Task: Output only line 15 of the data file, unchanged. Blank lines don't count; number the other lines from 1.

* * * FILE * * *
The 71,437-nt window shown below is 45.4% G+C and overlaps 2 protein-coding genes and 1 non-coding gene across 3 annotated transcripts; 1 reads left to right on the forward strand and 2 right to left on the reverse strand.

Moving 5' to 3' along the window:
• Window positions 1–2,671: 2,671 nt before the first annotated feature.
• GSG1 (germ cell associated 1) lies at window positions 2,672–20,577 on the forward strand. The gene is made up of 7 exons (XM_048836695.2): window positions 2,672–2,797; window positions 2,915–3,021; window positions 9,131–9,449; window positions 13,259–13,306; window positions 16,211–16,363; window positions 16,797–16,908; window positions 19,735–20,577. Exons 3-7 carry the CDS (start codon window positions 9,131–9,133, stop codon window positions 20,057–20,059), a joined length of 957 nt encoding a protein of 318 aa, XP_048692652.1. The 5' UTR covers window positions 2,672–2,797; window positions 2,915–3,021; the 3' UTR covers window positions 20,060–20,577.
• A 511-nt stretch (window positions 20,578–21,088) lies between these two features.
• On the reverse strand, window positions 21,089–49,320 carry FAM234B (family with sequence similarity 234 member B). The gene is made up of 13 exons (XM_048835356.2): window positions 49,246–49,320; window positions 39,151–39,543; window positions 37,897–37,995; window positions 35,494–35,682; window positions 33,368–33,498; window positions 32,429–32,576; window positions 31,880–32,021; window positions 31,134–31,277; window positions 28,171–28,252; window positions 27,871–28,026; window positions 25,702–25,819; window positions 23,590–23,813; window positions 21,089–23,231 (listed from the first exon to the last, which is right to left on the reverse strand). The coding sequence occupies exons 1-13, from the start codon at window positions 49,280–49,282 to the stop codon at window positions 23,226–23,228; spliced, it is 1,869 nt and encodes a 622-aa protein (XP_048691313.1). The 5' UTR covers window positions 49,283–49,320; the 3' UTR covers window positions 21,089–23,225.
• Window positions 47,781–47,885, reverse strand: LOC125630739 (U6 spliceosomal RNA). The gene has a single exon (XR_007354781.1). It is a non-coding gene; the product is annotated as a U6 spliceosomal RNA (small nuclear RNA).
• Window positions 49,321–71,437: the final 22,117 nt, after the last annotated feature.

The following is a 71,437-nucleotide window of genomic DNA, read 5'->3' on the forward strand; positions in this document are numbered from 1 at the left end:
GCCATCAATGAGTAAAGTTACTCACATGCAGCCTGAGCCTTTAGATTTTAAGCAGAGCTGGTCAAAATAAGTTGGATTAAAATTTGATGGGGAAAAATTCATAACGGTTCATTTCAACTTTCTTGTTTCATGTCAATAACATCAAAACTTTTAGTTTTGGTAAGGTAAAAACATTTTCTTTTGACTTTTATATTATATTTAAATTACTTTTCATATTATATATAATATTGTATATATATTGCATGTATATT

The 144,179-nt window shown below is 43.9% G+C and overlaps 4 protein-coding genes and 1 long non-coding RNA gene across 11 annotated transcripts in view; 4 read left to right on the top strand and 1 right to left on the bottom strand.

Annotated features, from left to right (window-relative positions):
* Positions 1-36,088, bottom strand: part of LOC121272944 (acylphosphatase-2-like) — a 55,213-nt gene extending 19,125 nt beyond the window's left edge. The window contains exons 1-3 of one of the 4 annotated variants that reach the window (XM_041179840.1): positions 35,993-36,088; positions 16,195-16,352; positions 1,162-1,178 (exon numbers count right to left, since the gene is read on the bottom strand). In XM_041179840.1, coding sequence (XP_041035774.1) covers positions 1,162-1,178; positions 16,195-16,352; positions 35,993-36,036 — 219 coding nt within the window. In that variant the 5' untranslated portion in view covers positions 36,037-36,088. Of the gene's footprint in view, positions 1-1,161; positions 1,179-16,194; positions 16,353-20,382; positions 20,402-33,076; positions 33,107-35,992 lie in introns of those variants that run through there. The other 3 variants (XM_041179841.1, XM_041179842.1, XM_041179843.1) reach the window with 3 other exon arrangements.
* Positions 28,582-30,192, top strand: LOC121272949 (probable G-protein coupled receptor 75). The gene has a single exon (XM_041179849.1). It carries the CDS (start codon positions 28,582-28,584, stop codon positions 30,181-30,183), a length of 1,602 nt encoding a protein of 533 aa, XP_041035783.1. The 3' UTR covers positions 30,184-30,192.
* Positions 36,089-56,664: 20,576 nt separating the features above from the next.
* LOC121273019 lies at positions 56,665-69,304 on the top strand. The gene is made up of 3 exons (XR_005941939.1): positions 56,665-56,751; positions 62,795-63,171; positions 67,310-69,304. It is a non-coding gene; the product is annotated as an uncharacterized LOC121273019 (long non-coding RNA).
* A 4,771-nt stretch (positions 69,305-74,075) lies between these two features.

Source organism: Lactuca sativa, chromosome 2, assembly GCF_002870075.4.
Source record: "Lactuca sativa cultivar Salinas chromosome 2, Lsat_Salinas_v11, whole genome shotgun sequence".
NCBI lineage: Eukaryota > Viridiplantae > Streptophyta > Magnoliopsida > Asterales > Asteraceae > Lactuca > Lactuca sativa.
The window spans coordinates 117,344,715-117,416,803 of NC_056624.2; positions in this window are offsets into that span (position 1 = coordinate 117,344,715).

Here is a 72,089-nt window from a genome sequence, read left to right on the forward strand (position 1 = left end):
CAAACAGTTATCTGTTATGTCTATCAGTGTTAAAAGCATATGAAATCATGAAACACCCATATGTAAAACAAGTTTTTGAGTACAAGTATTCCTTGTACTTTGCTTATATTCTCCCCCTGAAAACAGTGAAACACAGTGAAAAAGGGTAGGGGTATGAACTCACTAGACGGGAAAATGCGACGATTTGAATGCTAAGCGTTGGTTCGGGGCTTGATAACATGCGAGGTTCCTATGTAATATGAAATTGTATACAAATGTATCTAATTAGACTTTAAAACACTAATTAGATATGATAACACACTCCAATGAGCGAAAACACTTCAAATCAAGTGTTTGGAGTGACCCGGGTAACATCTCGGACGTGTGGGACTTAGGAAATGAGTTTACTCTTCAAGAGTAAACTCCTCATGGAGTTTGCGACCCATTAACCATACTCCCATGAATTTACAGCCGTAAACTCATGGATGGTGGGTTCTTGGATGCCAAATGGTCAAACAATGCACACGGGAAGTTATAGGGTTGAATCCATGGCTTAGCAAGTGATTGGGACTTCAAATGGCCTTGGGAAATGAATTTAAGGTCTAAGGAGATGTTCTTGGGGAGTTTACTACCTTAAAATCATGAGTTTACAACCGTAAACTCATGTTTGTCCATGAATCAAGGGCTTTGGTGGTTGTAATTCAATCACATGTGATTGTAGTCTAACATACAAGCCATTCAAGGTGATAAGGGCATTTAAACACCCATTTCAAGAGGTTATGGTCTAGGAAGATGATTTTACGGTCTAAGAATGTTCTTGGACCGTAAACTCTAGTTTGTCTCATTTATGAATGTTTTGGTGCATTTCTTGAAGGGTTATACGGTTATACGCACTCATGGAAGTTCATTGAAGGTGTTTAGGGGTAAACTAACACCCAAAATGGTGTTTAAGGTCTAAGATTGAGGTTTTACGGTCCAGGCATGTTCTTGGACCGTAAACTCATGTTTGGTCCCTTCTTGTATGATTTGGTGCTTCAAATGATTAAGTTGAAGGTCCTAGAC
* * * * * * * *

* Positions 36,089-56,664: 20,576 nt separating the features above from the next.